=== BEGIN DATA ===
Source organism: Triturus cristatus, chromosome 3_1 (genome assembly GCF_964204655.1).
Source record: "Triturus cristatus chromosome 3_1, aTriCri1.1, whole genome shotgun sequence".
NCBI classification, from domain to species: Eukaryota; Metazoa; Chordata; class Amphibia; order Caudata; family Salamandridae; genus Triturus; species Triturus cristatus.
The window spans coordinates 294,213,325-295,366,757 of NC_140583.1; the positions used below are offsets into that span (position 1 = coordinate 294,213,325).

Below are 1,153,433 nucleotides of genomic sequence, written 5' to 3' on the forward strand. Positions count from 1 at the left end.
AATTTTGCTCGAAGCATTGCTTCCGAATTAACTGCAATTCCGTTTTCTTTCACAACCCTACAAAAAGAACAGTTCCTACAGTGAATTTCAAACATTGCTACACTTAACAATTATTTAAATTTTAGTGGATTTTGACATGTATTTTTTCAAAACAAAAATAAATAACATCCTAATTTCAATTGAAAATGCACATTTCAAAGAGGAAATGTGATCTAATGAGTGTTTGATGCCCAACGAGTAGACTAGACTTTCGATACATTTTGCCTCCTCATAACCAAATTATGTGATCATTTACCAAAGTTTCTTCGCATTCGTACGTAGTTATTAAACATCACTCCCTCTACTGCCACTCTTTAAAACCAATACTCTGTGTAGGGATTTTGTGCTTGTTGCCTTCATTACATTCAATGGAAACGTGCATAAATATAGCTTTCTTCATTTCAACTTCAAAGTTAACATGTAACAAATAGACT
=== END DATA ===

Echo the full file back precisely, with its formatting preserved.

Source organism: Triturus cristatus, chromosome 3_1 (genome assembly GCF_964204655.1).
Source record: "Triturus cristatus chromosome 3_1, aTriCri1.1, whole genome shotgun sequence".
NCBI classification, from domain to species: Eukaryota; Metazoa; Chordata; class Amphibia; order Caudata; family Salamandridae; genus Triturus; species Triturus cristatus.
The window spans coordinates 294,213,325-295,366,757 of NC_140583.1; the positions used below are offsets into that span (position 1 = coordinate 294,213,325).

Below are 1,153,433 nucleotides of genomic sequence, written 5' to 3' on the forward strand. Positions count from 1 at the left end.
AATTTTGCTCGAAGCATTGCTTCCGAATTAACTGCAATTCCGTTTTCTTTCACAACCCTACAAAAAGAACAGTTCCTACAGTGAATTTCAAACATTGCTACACTTAACAATTATTTAAATTTTAGTGGATTTTGACATGTATTTTTTCAAAACAAAAATAAATAACATCCTAATTTCAATTGAAAATGCACATTTCAAAGAGGAAATGTGATCTAATGAGTGTTTGATGCCCAACGAGTAGACTAGACTTTCGATACATTTTGCCTCCTCATAACCAAATTATGTGATCATTTACCAAAGTTTCTTCGCATTCGTACGTAGTTATTAAACATCACTCCCTCTACTGCCACTCTTTAAAACCAATACTCTGTGTAGGGATTTTGTGCTTGTTGCCTTCATTACATTCAATGGAAACGTGCATAAATATAGCTTTCTTCATTTCAACTTCAAAGTTAACATGTAACAAATAGACT